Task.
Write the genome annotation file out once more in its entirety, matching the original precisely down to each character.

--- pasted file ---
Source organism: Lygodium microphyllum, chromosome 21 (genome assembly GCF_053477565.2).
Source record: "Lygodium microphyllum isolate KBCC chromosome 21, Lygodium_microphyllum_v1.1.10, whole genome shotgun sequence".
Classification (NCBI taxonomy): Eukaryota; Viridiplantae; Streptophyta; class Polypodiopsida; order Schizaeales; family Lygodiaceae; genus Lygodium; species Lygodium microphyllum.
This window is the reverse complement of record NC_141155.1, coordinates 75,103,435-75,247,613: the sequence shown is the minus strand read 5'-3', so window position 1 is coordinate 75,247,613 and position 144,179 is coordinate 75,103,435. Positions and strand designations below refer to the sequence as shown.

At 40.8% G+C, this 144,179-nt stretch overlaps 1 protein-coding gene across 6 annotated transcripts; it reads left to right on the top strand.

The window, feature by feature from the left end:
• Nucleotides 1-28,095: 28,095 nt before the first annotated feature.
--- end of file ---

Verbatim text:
Source organism: Lygodium microphyllum, chromosome 21 (genome assembly GCF_053477565.2).
Source record: "Lygodium microphyllum isolate KBCC chromosome 21, Lygodium_microphyllum_v1.1.10, whole genome shotgun sequence".
Classification (NCBI taxonomy): Eukaryota; Viridiplantae; Streptophyta; class Polypodiopsida; order Schizaeales; family Lygodiaceae; genus Lygodium; species Lygodium microphyllum.
This window is the reverse complement of record NC_141155.1, coordinates 75,103,435-75,247,613: the sequence shown is the minus strand read 5'-3', so window position 1 is coordinate 75,247,613 and position 144,179 is coordinate 75,103,435. Positions and strand designations below refer to the sequence as shown.

At 40.8% G+C, this 144,179-nt stretch overlaps 1 protein-coding gene across 6 annotated transcripts; it reads left to right on the top strand.

The window, feature by feature from the left end:
• Nucleotides 1-28,095: 28,095 nt before the first annotated feature.